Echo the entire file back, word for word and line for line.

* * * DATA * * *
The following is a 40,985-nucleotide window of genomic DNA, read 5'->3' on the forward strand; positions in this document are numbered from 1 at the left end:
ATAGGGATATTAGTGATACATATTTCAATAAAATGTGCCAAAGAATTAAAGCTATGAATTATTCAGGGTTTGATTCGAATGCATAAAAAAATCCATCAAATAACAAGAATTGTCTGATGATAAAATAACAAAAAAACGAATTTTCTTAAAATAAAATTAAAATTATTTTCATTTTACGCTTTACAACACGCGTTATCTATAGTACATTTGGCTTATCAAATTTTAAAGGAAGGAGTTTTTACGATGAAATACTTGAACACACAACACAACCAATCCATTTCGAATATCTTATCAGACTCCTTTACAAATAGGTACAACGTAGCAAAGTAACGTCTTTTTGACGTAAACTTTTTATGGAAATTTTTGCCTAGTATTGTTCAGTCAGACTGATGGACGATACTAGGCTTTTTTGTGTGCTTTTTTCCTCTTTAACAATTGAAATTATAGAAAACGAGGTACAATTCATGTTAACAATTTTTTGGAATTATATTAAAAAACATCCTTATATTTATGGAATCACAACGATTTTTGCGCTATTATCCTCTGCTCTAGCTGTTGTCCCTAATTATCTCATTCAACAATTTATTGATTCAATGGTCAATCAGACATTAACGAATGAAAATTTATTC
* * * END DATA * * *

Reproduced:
The following is a 40,985-nucleotide window of genomic DNA, read 5'->3' on the forward strand; positions in this document are numbered from 1 at the left end:
ATAGGGATATTAGTGATACATATTTCAATAAAATGTGCCAAAGAATTAAAGCTATGAATTATTCAGGGTTTGATTCGAATGCATAAAAAAATCCATCAAATAACAAGAATTGTCTGATGATAAAATAACAAAAAAACGAATTTTCTTAAAATAAAATTAAAATTATTTTCATTTTACGCTTTACAACACGCGTTATCTATAGTACATTTGGCTTATCAAATTTTAAAGGAAGGAGTTTTTACGATGAAATACTTGAACACACAACACAACCAATCCATTTCGAATATCTTATCAGACTCCTTTACAAATAGGTACAACGTAGCAAAGTAACGTCTTTTTGACGTAAACTTTTTATGGAAATTTTTGCCTAGTATTGTTCAGTCAGACTGATGGACGATACTAGGCTTTTTTGTGTGCTTTTTTCCTCTTTAACAATTGAAATTATAGAAAACGAGGTACAATTCATGTTAACAATTTTTTGGAATTATATTAAAAAACATCCTTATATTTATGGAATCACAACGATTTTTGCGCTATTATCCTCTGCTCTAGCTGTTGTCCCTAATTATCTCATTCAACAATTTATTGATTCAATGGTCAATCAGACATTAACGAATGAAAATTTATTC